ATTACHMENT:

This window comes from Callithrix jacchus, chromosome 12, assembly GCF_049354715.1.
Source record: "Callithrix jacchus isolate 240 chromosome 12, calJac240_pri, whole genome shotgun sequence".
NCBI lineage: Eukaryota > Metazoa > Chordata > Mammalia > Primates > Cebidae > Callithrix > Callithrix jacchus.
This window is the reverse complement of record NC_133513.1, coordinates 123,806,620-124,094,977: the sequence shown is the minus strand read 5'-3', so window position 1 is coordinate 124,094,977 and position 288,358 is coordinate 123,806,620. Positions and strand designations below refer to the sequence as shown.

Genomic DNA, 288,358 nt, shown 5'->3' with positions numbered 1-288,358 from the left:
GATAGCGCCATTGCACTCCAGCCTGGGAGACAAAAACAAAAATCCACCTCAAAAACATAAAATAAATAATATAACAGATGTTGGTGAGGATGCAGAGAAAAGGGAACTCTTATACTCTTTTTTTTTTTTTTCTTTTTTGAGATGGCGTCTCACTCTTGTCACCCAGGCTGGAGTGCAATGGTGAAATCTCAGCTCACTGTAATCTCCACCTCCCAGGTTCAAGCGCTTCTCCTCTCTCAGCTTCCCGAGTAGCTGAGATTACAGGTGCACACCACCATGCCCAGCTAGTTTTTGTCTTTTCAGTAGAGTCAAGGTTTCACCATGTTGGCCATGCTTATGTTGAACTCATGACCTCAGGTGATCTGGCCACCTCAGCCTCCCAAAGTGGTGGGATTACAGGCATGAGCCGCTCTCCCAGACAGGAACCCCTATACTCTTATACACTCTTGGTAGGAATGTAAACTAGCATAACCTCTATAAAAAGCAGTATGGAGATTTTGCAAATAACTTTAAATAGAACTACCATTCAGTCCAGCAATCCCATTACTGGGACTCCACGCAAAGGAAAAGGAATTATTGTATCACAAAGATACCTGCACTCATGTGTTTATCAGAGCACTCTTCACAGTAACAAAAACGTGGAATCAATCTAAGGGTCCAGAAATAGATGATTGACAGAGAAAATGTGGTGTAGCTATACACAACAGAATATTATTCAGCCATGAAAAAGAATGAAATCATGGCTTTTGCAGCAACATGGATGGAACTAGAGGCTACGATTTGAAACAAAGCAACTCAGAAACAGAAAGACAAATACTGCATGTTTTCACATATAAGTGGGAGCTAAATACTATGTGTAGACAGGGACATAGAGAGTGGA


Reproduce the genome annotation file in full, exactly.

This window comes from Callithrix jacchus, chromosome 12, assembly GCF_049354715.1.
Source record: "Callithrix jacchus isolate 240 chromosome 12, calJac240_pri, whole genome shotgun sequence".
NCBI lineage: Eukaryota > Metazoa > Chordata > Mammalia > Primates > Cebidae > Callithrix > Callithrix jacchus.
This window is the reverse complement of record NC_133513.1, coordinates 123,806,620-124,094,977: the sequence shown is the minus strand read 5'-3', so window position 1 is coordinate 124,094,977 and position 288,358 is coordinate 123,806,620. Positions and strand designations below refer to the sequence as shown.

Genomic DNA, 288,358 nt, shown 5'->3' with positions numbered 1-288,358 from the left:
GATAGCGCCATTGCACTCCAGCCTGGGAGACAAAAACAAAAATCCACCTCAAAAACATAAAATAAATAATATAACAGATGTTGGTGAGGATGCAGAGAAAAGGGAACTCTTATACTCTTTTTTTTTTTTTTCTTTTTTGAGATGGCGTCTCACTCTTGTCACCCAGGCTGGAGTGCAATGGTGAAATCTCAGCTCACTGTAATCTCCACCTCCCAGGTTCAAGCGCTTCTCCTCTCTCAGCTTCCCGAGTAGCTGAGATTACAGGTGCACACCACCATGCCCAGCTAGTTTTTGTCTTTTCAGTAGAGTCAAGGTTTCACCATGTTGGCCATGCTTATGTTGAACTCATGACCTCAGGTGATCTGGCCACCTCAGCCTCCCAAAGTGGTGGGATTACAGGCATGAGCCGCTCTCCCAGACAGGAACCCCTATACTCTTATACACTCTTGGTAGGAATGTAAACTAGCATAACCTCTATAAAAAGCAGTATGGAGATTTTGCAAATAACTTTAAATAGAACTACCATTCAGTCCAGCAATCCCATTACTGGGACTCCACGCAAAGGAAAAGGAATTATTGTATCACAAAGATACCTGCACTCATGTGTTTATCAGAGCACTCTTCACAGTAACAAAAACGTGGAATCAATCTAAGGGTCCAGAAATAGATGATTGACAGAGAAAATGTGGTGTAGCTATACACAACAGAATATTATTCAGCCATGAAAAAGAATGAAATCATGGCTTTTGCAGCAACATGGATGGAACTAGAGGCTACGATTTGAAACAAAGCAACTCAGAAACAGAAAGACAAATACTGCATGTTTTCACATATAAGTGGGAGCTAAATACTATGTGTAGACAGGGACATAGAGAGTGGA